Sanctifying Glance


It was a late spring afternoon, one of those kind of days when big clouds moved across crisp blue skies, allowing sunlight and shade to waltz around the gardens.

I walked down the drive to the front lawn with my white five-gallon plastic pail in hand. I was picking up pine cones and tree litter in preparation to mow. Stepping around the weeping crabapple I noticed a woman walking along the blacktop road who, looking up, had noticed me in the yard.

She looked to be a few years younger than me…and every bit as full bodied. Her walking shoes were wide-strapped tan sandals. Her black socks were scrunched down about her ankles, one about to creep fully under her heel. While she walked, her navy-blue jersey knit shorts had worked their way up between her ample thighs, and the bright orange and yellow floral tee she wore barely met the elastic waistband cinching in her belly. She obviously thought it too warm for a bra.

I could imagine she was walking for exercise in hopes of dropping a few pounds. I could imagine she was forced to walk to the corner store because her family had to cut back and there was only one car. I could imagine she was walking to center herself after some stressful event or heated argument. I assumed that her walking down the road had a purpose. People rarely walk down this busy street just for a stroll.

Meeting her gaze I openly smiled. She seemed startled that someone actually looked at her, and blinked a couple times before her face lit-up and she smiled back. Then, just as quickly, the smile left her face and she averted her eyes in a shy sort of way. She was again looking down and watching the blacktop under her feet.

I too was a bit startled by the feeling from our exchanged glance. Until that moment I had not truly realized that a smile could sanctify, bring out the Holy in another person. It was in her brief delight that I saw the Lord of Love revealed.

We both returned to our separate endeavors, each of us touched differently by the presence of goodness. She to her journey down the road, and I “to bow and to bend” to God in all of His creations.

Image by DarkWorkX at


Too Holy to Hold Back


My dear friend Michelle Jones writes on her blog, County Road 21, about “The bitter sweet of love and death.” that is Palm Sunday.

Palm Sunday 2012, we carried a tiny box to church. I had miscarried 13 week old, Francis Xavier…The choir sang, “can a mother forget her baby, or a woman, the child within her womb.” Tears splashed my fingers as I played the piano…Palm Sunday, 2013, we went to church hollow…the day before the baby who was healthy inside me at 9 weeks, was now dead, also at 13 weeks. My miscarriage of Baby Grace was a nightmare…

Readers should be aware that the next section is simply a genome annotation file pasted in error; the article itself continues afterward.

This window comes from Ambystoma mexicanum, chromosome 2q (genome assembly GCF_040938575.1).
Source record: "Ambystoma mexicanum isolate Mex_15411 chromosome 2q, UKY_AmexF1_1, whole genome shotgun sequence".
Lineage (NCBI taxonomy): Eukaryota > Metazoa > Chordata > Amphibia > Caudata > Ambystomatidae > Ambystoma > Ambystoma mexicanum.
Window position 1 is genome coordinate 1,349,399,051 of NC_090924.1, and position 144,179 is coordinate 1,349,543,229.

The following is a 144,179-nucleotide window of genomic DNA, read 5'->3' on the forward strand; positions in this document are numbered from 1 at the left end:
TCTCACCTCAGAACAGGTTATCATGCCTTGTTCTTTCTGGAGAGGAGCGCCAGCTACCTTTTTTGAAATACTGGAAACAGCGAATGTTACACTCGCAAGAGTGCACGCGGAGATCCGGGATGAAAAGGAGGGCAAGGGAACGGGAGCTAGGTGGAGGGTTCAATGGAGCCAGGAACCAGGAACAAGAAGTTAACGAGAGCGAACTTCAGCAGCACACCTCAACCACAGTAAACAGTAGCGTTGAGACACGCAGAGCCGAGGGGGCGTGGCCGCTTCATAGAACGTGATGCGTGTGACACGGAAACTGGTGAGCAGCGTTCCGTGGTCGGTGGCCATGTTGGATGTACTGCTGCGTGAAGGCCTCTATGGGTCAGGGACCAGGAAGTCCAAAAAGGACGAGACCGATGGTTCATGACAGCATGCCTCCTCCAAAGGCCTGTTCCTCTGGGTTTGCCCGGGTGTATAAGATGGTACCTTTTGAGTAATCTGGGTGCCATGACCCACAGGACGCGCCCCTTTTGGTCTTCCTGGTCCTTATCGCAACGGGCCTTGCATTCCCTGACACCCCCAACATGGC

Her powerful words of Palm Sundays being all they were meant to be ring holy. Do go read her post.


Snow and Falling

Sitting in my oratory, I finished the Salve Regina prayer. I then looked from the image of Our Lady of Guadalupe out the window at a gray winter’s morning. I felt heavy that morning, down, and I didn’t know why. Kissing the blue millefiori rosary in my hand, I returned it to the porcelain dish, and the beads chimed against its sides. I picked up the Liturgy of the Hours from the table and rested the book unopened on my lap next to the long-haired silver cat purring in her sleep.

Thoughts drifted, memories came and went, prayers and praise rose and fell. Somehow, conflicted in the solitude, I felt grateful and sad.

Again I looked out the window. The morning’s light had increased and I saw it was snowing. A delightful memory filled my heart…

I was seven again, lying on my back on the Flexible Flyer sled and wearing a one piece red-quilted snowsuit. It was early morning, very early. Snow had fallen through the night and when I woke the flakes were still coming down. In my excitement I’d hastily bundled-up, pajamas underneath, and in the pre-dawn light left the house without breakfast. No one would be at the hill and I could play freely.

Two blocks away was Martin Road Park and a sizeable hill for sledding. Up and down I went a dozen times or more, until I lay panting and happily spent beyond its skirt. Rolling over on the sled I faced the clouds and giggled as snowflakes landed on eyelashes, and cried with a love so deep there were no words. The only thing I could hear that morning was my heartbeat and breathing. Snow is quiet and it quieted a world that was, for me, hard and loud. At the age of seven I had experienced, for the first time, the sensation of peace.

Since that moment, snow has carried for me that memory of peacefulness. It quiets the world. It slows people down.

My focus returned to the oratory and fell upon my grandmother’s gold-tone crucifix. The snow outside continued and I wondered if manna had fallen the same way in the desert—if it lightly built up on stems and leaves and covered the ground. I wondered, too, at the conflicted People of God who praised and soon griped at that perfect gift grown tiresome.

And I see in myself how often I gripe about something that is ultimately for my good—forgiveness for example. Forgiveness, much like gathering up manna can be a chore, and tiresome in its repetition. But ultimately it brings what we need, and I know how grateful I am that forgiveness exists.

I stood and walked to the window and watched the snow coming down and make white all that seemed dead and dark. I felt again the peace the seven-year-old me knew, of gently falling grace.